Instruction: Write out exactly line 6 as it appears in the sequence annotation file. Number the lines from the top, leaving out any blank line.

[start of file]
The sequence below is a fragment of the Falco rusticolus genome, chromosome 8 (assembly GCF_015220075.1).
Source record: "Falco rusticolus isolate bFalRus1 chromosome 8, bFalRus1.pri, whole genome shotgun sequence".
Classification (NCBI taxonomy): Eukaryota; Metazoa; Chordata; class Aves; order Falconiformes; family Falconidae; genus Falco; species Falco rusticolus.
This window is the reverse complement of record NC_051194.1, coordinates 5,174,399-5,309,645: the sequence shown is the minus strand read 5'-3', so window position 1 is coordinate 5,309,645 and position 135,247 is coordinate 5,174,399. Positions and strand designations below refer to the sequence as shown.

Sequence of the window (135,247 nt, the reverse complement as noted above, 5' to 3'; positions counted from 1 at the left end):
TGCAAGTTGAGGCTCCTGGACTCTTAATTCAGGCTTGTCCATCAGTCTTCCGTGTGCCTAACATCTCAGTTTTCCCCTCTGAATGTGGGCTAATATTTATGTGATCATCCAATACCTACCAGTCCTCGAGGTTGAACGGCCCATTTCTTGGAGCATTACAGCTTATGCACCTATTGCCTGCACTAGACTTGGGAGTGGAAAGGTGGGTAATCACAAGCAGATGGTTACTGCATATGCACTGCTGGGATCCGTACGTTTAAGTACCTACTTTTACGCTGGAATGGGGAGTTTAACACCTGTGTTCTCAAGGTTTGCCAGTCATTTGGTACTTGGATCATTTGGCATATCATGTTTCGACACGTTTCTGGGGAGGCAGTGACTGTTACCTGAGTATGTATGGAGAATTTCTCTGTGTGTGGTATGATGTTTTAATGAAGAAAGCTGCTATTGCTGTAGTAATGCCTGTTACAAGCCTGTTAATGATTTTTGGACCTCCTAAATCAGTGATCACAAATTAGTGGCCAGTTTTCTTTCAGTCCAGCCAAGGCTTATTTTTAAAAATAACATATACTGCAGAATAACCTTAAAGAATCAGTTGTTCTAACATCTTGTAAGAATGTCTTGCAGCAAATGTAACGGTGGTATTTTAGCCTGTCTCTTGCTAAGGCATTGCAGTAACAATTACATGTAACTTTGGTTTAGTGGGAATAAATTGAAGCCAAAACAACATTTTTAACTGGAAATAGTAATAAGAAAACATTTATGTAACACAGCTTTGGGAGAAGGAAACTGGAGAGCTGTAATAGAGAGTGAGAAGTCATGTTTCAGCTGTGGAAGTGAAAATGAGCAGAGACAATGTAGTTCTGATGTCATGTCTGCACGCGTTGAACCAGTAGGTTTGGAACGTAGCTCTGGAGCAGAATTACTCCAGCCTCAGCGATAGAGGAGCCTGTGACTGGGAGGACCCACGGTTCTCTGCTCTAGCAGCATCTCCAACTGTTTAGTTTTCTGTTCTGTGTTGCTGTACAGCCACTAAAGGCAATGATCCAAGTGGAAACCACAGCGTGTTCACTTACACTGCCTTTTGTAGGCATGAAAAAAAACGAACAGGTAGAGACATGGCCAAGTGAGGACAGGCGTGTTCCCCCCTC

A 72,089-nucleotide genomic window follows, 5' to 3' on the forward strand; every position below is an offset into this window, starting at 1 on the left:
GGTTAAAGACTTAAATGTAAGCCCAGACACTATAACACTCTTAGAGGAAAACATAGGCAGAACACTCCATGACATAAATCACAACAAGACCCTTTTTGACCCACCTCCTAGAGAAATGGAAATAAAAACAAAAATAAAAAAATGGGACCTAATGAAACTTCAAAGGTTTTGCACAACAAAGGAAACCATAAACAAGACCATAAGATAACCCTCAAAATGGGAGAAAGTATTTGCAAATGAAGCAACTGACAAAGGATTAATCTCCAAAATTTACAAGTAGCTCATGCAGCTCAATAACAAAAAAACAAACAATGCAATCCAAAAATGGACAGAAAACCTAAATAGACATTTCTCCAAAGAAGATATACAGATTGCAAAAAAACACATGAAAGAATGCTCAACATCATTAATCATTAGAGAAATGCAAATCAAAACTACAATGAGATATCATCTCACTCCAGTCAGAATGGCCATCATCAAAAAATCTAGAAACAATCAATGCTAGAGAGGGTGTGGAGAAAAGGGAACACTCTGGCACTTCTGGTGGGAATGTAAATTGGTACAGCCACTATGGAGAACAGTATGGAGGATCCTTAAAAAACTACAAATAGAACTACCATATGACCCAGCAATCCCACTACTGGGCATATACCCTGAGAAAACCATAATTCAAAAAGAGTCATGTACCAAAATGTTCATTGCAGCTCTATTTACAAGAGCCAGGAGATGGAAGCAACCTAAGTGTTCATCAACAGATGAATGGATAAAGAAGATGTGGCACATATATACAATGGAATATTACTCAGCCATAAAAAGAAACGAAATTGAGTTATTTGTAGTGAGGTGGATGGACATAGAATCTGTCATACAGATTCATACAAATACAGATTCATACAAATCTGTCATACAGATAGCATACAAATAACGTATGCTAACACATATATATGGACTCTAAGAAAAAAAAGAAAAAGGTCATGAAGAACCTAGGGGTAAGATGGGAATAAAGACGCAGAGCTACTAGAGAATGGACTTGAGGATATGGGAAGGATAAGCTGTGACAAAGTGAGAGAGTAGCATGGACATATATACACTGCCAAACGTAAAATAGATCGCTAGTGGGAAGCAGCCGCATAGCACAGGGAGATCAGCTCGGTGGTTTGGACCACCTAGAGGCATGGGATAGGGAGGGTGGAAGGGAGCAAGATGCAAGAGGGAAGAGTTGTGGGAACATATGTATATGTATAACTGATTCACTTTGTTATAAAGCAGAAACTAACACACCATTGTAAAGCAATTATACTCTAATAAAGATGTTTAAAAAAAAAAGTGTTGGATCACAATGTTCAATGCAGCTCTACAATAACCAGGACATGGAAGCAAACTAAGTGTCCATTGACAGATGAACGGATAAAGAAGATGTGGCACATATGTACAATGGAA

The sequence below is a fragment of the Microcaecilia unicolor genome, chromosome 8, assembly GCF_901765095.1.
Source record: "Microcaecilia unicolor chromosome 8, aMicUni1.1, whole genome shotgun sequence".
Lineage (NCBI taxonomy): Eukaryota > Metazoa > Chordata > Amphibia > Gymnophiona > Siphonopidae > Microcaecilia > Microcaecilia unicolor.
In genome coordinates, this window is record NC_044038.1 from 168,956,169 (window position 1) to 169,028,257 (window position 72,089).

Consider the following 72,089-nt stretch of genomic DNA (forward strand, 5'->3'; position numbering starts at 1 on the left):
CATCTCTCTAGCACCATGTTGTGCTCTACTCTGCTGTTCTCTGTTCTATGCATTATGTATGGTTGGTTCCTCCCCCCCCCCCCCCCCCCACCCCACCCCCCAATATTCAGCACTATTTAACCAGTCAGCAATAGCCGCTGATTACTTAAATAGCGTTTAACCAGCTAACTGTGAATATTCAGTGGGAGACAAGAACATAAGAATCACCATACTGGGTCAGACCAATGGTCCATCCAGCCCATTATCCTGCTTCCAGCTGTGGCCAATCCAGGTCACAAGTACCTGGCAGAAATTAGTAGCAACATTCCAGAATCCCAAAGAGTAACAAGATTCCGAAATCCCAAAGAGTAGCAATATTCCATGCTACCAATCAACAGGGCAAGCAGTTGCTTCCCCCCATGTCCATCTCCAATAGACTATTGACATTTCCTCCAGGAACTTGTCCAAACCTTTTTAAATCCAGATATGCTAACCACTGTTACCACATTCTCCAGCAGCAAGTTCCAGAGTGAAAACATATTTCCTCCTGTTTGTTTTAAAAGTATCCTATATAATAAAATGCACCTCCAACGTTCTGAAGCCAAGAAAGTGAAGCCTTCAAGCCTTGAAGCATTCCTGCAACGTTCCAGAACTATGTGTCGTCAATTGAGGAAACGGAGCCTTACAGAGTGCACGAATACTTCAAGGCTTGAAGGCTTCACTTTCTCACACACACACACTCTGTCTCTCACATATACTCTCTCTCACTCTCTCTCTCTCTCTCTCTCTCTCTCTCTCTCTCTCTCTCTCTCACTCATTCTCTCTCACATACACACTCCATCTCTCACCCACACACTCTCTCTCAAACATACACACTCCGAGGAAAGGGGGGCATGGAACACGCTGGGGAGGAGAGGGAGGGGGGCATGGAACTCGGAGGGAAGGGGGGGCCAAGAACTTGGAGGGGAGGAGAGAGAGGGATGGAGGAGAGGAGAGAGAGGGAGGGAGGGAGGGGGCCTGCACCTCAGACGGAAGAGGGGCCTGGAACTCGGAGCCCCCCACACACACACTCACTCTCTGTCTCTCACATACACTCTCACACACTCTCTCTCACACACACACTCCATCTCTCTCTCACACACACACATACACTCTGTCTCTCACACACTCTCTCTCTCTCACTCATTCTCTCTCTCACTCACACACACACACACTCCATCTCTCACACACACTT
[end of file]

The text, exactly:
TGCAAGTTGAGGCTCCTGGACTCTTAATTCAGGCTTGTCCATCAGTCTTCCGTGTGCCTAACATCTCAGTTTTCCCCTCTGAATGTGGGCTAATATTTATGTGATCATCCAATACCTACCAGTCCTCGAGGTTGAACGGCCCATTTCTTGGAGCATTACAGCTTATGCACCTATTGCCTGCACTAGACTTGGGAGTGGAAAGGTGGGTAATCACAAGCAGATGGTTACTGCATATGCACTGCTGGGATCCGTACGTTTAAGTACCTACTTTTACGCTGGAATGGGGAGTTTAACACCTGTGTTCTCAAGGTTTGCCAGTCATTTGGTACTTGGATCATTTGGCATATCATGTTTCGACACGTTTCTGGGGAGGCAGTGACTGTTACCTGAGTATGTATGGAGAATTTCTCTGTGTGTGGTATGATGTTTTAATGAAGAAAGCTGCTATTGCTGTAGTAATGCCTGTTACAAGCCTGTTAATGATTTTTGGACCTCCTAAATCAGTGATCACAAATTAGTGGCCAGTTTTCTTTCAGTCCAGCCAAGGCTTATTTTTAAAAATAACATATACTGCAGAATAACCTTAAAGAATCAGTTGTTCTAACATCTTGTAAGAATGTCTTGCAGCAAATGTAACGGTGGTATTTTAGCCTGTCTCTTGCTAAGGCATTGCAGTAACAATTACATGTAACTTTGGTTTAGTGGGAATAAATTGAAGCCAAAACAACATTTTTAACTGGAAATAGTAATAAGAAAACATTTATGTAACACAGCTTTGGGAGAAGGAAACTGGAGAGCTGTAATAGAGAGTGAGAAGTCATGTTTCAGCTGTGGAAGTGAAAATGAGCAGAGACAATGTAGTTCTGATGTCATGTCTGCACGCGTTGAACCAGTAGGTTTGGAACGTAGCTCTGGAGCAGAATTACTCCAGCCTCAGCGATAGAGGAGCCTGTGACTGGGAGGACCCACGGTTCTCTGCTCTAGCAGCATCTCCAACTGTTTAGTTTTCTGTTCTGTGTTGCTGTACAGCCACTAAAGGCAATGATCCAAGTGGAAACCACAGCGTGTTCACTTACACTGCCTTTTGTAGGCATGAAAAAAAACGAACAGGTAGAGACATGGCCAAGTGAGGACAGGCGTGTTCCCCCCTC